There is a tendency on either theological side of the issue of eternal security to exaggerate the other’s position. I have heard many preachers say that people who believe you can forfeit your salvation believe that if you sin in the least you are in danger of hell, and therefore have no assurance in their faith at all. This is not the case. This perception isn’t any more true than that of the Arminianist who claims that the Calvinist believes you can be saved and sin all you want and still go to heaven. This is the extreme being exaggerated on the other side.
Allow me to use an illustration to show what I mean when I say we believe that the Christian can forfeit their salvation. An important thing to note here is that we use the word forfeit instead of the word lose. Suppose someone puts a five dollar bill in their pocket and walks to the store, but when they reach the cashier to make their purchase they find that the five dollar bill is no longer in their pocket. They have lost it – it must have fallen out along the way, unbeknownst to its owner. This is what we don’t mean when we say one can forfeit their salvation, and why we chose the word forfeit over the word lose.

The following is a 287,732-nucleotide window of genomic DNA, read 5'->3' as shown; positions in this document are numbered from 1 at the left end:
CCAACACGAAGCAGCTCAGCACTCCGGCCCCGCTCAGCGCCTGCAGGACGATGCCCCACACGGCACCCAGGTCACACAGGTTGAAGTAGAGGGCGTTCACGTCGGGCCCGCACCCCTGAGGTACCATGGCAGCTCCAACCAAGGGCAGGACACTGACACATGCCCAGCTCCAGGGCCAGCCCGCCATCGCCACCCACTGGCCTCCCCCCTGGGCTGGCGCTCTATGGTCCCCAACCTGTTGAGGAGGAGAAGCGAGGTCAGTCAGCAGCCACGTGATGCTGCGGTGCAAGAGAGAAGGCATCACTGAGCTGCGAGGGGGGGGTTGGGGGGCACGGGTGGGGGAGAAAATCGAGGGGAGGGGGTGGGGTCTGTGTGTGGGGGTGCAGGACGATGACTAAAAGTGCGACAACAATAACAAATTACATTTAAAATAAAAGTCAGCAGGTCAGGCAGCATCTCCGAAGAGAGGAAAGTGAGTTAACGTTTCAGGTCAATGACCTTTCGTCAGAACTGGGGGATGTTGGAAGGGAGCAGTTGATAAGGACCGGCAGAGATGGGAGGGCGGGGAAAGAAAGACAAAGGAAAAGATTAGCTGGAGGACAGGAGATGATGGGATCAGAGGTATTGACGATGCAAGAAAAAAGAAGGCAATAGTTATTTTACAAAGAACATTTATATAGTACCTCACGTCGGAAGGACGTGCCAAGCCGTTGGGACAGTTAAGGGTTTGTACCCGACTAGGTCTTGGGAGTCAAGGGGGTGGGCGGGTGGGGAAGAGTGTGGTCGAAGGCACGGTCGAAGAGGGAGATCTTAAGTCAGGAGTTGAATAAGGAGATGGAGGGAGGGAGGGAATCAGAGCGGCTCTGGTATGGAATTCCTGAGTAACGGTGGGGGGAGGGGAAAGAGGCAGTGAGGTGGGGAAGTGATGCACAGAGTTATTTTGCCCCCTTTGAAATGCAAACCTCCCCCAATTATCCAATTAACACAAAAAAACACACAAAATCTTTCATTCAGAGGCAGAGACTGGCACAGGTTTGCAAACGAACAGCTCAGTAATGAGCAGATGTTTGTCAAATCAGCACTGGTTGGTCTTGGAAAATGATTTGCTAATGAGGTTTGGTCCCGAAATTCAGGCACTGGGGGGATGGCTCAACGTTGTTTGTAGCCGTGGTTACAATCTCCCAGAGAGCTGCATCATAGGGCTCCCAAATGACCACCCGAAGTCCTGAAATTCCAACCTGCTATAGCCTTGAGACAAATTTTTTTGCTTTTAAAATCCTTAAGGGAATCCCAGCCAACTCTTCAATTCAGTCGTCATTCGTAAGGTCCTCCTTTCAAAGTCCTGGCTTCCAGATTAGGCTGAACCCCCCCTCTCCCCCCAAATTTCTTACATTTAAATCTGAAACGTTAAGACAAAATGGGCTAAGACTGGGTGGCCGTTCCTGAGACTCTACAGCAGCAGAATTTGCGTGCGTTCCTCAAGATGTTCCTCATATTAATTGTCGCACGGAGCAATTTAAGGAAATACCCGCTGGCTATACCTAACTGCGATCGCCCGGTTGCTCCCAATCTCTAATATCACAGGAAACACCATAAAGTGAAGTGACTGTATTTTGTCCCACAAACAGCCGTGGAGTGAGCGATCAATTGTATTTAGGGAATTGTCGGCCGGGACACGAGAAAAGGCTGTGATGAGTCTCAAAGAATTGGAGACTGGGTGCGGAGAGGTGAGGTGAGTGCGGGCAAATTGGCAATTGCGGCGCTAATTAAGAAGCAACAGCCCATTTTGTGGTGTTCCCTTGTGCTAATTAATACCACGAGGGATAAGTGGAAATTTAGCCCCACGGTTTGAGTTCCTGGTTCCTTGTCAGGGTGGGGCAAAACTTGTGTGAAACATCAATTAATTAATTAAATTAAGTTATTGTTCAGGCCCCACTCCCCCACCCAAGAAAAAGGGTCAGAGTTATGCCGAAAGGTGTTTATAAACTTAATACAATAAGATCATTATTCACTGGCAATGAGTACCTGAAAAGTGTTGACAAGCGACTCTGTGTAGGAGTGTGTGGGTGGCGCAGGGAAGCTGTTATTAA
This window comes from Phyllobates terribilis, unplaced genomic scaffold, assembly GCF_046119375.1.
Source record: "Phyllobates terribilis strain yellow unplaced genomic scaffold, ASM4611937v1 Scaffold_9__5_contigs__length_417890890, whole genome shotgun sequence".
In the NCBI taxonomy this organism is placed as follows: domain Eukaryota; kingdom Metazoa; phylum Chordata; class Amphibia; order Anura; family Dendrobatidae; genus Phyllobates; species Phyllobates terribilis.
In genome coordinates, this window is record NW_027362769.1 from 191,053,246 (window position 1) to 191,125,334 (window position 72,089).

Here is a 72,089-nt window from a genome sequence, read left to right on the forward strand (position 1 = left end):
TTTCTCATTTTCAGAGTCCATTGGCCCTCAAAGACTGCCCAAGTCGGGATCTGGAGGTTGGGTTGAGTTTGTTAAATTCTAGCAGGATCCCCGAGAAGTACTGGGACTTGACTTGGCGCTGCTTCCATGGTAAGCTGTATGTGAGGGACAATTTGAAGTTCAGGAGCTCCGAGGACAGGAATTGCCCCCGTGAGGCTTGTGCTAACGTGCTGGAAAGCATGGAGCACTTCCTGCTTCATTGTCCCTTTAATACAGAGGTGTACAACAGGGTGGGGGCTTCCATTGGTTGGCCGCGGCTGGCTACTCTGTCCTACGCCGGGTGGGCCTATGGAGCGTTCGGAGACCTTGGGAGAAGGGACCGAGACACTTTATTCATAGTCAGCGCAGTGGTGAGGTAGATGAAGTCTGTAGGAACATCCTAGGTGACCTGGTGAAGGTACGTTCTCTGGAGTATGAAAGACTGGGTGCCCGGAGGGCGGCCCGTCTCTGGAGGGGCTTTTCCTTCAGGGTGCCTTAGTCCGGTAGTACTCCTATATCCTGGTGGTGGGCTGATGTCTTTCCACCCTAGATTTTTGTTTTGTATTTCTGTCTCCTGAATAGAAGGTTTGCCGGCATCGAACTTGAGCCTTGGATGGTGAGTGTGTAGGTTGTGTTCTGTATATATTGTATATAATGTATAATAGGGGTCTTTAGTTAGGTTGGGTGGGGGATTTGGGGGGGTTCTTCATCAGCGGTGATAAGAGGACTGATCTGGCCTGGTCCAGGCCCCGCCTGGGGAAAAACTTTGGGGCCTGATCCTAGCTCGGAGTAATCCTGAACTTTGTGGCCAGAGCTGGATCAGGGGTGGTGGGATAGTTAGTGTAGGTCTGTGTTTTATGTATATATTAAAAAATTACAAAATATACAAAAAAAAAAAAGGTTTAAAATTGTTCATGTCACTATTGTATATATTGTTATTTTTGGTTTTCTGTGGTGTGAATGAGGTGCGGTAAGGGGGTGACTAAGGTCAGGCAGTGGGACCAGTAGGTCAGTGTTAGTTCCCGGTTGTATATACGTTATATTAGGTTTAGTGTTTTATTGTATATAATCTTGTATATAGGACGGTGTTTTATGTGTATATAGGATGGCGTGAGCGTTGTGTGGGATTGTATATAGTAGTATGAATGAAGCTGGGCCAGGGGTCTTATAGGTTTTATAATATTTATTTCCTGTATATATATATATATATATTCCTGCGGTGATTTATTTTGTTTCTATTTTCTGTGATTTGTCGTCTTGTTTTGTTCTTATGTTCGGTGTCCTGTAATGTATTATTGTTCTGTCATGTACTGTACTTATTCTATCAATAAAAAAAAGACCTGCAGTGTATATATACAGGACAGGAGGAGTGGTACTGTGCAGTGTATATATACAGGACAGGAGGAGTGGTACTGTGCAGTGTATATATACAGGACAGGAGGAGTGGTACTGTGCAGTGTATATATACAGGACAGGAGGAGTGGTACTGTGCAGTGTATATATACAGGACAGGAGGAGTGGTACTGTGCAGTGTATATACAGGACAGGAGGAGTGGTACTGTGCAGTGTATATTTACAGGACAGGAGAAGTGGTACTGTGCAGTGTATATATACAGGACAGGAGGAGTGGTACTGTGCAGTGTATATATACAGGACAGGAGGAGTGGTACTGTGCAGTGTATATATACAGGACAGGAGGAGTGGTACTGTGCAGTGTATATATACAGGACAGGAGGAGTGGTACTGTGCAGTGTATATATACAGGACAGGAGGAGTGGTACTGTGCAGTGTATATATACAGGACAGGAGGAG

To lose one’s salvation would be like the person in the illustration losing their money – it would happen by accident and without the person knowing what happened. Suppose however, that the person gives the money away to somebody. They could have given it away out of anger to a sibling who was pestering them; or maybe they gave it to a friend; or maybe they had so much money that they threw it on the ground, thinking that they didn’t need it anymore. The method doesn’t matter; the point is that the person forfeited their money out of a conscious act of the will. Afterward, they cannot expect to go to the store and purchase what they had intended with that five dollars, because they no longer have possession of it. They have consciously given it up, for whatever reason.
Likewise, someone is very capable of walking away from their faith in the Lord Jesus Christ, and consequently from the salvation that he gives. Just as by a conscious act you receive your salvation, by a conscious act you may also tell God that you don’t want it anymore. To use another illustration, salvation is like a present given: you can chose to say you don’t want it and give it back to the person who gave it to you.